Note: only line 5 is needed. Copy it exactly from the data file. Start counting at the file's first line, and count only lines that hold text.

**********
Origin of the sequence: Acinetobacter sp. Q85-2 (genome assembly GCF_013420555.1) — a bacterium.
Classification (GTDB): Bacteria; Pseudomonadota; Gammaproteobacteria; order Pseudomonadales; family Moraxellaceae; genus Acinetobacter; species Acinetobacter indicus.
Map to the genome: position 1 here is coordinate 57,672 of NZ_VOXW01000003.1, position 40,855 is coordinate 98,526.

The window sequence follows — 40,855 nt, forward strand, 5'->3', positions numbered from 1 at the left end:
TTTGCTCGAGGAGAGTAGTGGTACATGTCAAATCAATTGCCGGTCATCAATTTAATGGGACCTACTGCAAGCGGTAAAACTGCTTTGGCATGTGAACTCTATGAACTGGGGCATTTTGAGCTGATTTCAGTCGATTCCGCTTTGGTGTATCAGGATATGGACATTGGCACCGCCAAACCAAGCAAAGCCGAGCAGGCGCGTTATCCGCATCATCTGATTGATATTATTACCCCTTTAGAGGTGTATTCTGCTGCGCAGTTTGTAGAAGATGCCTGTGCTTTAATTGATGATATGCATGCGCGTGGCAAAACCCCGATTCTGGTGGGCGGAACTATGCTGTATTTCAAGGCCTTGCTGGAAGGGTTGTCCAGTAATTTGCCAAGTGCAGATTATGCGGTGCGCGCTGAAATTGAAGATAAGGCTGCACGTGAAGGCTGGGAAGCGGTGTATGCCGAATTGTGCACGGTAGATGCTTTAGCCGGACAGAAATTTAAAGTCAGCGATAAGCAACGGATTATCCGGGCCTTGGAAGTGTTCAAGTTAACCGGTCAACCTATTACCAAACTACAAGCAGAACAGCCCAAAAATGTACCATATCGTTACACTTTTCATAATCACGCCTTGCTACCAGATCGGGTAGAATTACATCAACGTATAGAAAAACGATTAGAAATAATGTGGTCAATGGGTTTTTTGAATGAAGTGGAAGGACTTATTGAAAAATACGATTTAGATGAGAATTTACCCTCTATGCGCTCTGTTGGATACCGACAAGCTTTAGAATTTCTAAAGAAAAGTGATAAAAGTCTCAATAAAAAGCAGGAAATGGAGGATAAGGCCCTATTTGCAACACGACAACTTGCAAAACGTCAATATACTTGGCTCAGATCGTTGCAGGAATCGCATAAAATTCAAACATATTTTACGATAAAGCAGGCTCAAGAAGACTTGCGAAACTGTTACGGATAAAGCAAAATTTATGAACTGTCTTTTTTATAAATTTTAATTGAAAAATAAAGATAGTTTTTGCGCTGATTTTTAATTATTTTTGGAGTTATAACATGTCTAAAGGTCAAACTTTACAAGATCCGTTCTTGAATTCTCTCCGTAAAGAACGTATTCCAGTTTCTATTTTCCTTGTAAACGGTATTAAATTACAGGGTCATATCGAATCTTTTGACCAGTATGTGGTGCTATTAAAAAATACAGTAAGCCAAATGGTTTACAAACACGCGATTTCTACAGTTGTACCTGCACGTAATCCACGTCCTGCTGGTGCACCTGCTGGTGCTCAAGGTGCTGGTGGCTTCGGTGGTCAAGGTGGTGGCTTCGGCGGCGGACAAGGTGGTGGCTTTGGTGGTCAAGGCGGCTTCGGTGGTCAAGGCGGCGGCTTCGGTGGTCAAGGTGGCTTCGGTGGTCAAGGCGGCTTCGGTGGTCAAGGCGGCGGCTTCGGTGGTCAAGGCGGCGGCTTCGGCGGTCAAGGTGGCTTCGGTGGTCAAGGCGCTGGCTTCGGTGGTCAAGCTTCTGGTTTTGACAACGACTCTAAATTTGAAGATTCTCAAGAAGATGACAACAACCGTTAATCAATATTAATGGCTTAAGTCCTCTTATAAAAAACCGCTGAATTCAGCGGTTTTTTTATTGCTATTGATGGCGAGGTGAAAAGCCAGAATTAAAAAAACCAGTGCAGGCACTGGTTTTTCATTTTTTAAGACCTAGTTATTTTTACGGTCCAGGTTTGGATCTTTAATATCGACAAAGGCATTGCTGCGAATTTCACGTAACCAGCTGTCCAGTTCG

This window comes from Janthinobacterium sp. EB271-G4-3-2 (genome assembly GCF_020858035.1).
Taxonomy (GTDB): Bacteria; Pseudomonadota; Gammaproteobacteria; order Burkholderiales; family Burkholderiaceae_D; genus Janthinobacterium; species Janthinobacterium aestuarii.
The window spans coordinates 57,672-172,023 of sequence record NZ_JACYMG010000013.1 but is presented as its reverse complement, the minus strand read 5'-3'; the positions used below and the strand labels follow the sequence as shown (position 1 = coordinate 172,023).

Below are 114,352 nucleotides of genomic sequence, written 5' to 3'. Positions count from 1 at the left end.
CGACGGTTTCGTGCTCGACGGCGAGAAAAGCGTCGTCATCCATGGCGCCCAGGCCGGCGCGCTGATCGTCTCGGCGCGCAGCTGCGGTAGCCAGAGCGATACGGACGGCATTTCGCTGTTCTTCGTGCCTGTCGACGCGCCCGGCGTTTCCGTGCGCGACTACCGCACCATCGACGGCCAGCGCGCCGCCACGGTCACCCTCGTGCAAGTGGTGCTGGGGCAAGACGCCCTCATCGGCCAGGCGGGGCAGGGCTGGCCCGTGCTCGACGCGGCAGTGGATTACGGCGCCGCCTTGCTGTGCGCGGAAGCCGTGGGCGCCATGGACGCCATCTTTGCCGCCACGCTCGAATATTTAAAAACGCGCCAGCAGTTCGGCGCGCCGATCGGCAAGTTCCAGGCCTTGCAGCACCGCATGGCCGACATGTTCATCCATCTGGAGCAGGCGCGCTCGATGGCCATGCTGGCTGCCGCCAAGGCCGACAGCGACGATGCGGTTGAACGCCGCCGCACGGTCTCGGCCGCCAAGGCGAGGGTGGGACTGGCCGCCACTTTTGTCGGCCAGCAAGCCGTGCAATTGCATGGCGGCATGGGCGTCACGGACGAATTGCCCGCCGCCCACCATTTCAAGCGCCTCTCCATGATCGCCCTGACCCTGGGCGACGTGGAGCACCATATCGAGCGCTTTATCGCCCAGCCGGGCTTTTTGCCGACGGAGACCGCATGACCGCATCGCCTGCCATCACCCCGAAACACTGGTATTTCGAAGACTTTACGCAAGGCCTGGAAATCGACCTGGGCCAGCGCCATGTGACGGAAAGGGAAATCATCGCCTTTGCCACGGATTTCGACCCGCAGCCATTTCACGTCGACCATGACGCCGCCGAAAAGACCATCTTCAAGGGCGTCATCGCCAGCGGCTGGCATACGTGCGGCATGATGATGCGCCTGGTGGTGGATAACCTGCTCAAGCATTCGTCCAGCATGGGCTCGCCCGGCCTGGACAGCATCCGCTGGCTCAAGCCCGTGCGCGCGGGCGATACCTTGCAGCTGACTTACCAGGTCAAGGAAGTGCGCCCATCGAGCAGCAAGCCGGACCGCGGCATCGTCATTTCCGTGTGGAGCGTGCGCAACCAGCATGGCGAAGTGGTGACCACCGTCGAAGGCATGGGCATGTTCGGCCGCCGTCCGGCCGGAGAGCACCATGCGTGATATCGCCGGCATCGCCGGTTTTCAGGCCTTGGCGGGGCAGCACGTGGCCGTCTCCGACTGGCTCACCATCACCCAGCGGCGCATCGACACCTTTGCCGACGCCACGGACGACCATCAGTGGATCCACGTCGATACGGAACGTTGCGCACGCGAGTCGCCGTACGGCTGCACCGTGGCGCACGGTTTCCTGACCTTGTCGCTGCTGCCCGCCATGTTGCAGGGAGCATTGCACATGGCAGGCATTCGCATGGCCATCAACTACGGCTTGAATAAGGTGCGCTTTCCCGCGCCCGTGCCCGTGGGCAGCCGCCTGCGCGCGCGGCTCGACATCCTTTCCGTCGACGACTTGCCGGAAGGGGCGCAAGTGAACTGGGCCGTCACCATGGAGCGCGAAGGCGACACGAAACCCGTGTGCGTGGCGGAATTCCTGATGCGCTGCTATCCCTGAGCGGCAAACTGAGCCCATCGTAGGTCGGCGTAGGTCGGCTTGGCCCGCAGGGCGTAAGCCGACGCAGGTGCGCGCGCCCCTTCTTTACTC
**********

TTTGCTCGAGGAGAGTAGTGGTACATGTCAAATCAATTGCCGGTCATCAATTTAATGGGACCTACTGCAAGCGGTAAAACTGCTTTGGCATGTGAACTCTATGAACTGGGGCATTTTGAGCTGATTTCAGTCGATTCCGCTTTGGTGTATCAGGATATGGACATTGGCACCGCCAAACCAAGCAAAGCCGAGCAGGCGCGTTATCCGCATCATCTGATTGATATTATTACCCCTTTAGAGGTGTATTCTGCTGCGCAGTTTGTAGAAGATGCCTGTGCTTTAATTGATGATATGCATGCGCGTGGCAAAACCCCGATTCTGGTGGGCGGAACTATGCTGTATTTCAAGGCCTTGCTGGAAGGGTTGTCCAGTAATTTGCCAAGTGCAGATTATGCGGTGCGCGCTGAAATTGAAGATAAGGCTGCACGTGAAGGCTGGGAAGCGGTGTATGCCGAATTGTGCACGGTAGATGCTTTAGCCGGACAGAAATTTAAAGTCAGCGATAAGCAACGGATTATCCGGGCCTTGGAAGTGTTCAAGTTAACCGGTCAACCTATTACCAAACTACAAGCAGAACAGCCCAAAAATGTACCATATCGTTACACTTTTCATAATCACGCCTTGCTACCAGATCGGGTAGAATTACATCAACGTATAGAAAAACGATTAGAAATAATGTGGTCAATGGGTTTTTTGAATGAAGTGGAAGGACTTATTGAAAAATACGATTTAGATGAGAATTTACCCTCTATGCGCTCTGTTGGATACCGACAAGCTTTAGAATTTCTAAAGAAAAGTGATAAAAGTCTCAATAAAAAGCAGGAAATGGAGGATAAGGCCCTATTTGCAACACGACAACTTGCAAAACGTCAATATACTTGGCTCAGATCGTTGCAGGAATCGCATAAAATTCAAACATATTTTACGATAAAGCAGGCTCAAGAAGACTTGCGAAACTGTTACGGATAAAGCAAAATTTATGAACTGTCTTTTTTATAAATTTTAATTGAAAAATAAAGATAGTTTTTGCGCTGATTTTTAATTATTTTTGGAGTTATAACATGTCTAAAGGTCAAACTTTACAAGATCCGTTCTTGAATTCTCTCCGTAAAGAACGTATTCCAGTTTCTATTTTCCTTGTAAACGGTATTAAATTACAGGGTCATATCGAATCTTTTGACCAGTATGTGGTGCTATTAAAAAATACAGTAAGCCAAATGGTTTACAAACACGCGATTTCTACAGTTGTACCTGCACGTAATCCACGTCCTGCTGGTGCACCTGCTGGTGCTCAAGGTGCTGGTGGCTTCGGTGGTCAAGGTGGTGGCTTCGGCGGCGGACAAGGTGGTGGCTTTGGTGGTCAAGGCGGCTTCGGTGGTCAAGGCGGCGGCTTCGGTGGTCAAGGTGGCTTCGGTGGTCAAGGCGGCTTCGGTGGTCAAGGCGGCGGCTTCGGTGGTCAAGGCGGCGGCTTCGGCGGTCAAGGTGGCTTCGGTGGTCAAGGCGCTGGCTTCGGTGGTCAAGCTTCTGGTTTTGACAACGACTCTAAATTTGAAGATTCTCAAGAAGATGACAACAACCGTTAATCAATATTAATGGCTTAAGTCCTCTTATAAAAAACCGCTGAATTCAGCGGTTTTTTTATTGCTATTGATGGCGAGGTGAAAAGCCAGAATTAAAAAAACCAGTGCAGGCACTGGTTTTTCATTTTTTAAGACCTAGTTATTTTTACGGTCCAGGTTTGGATCTTTAATATCGACAAAGGCATTGCTGCGAATTTCACGTAACCAGCTGTCCAGTTCG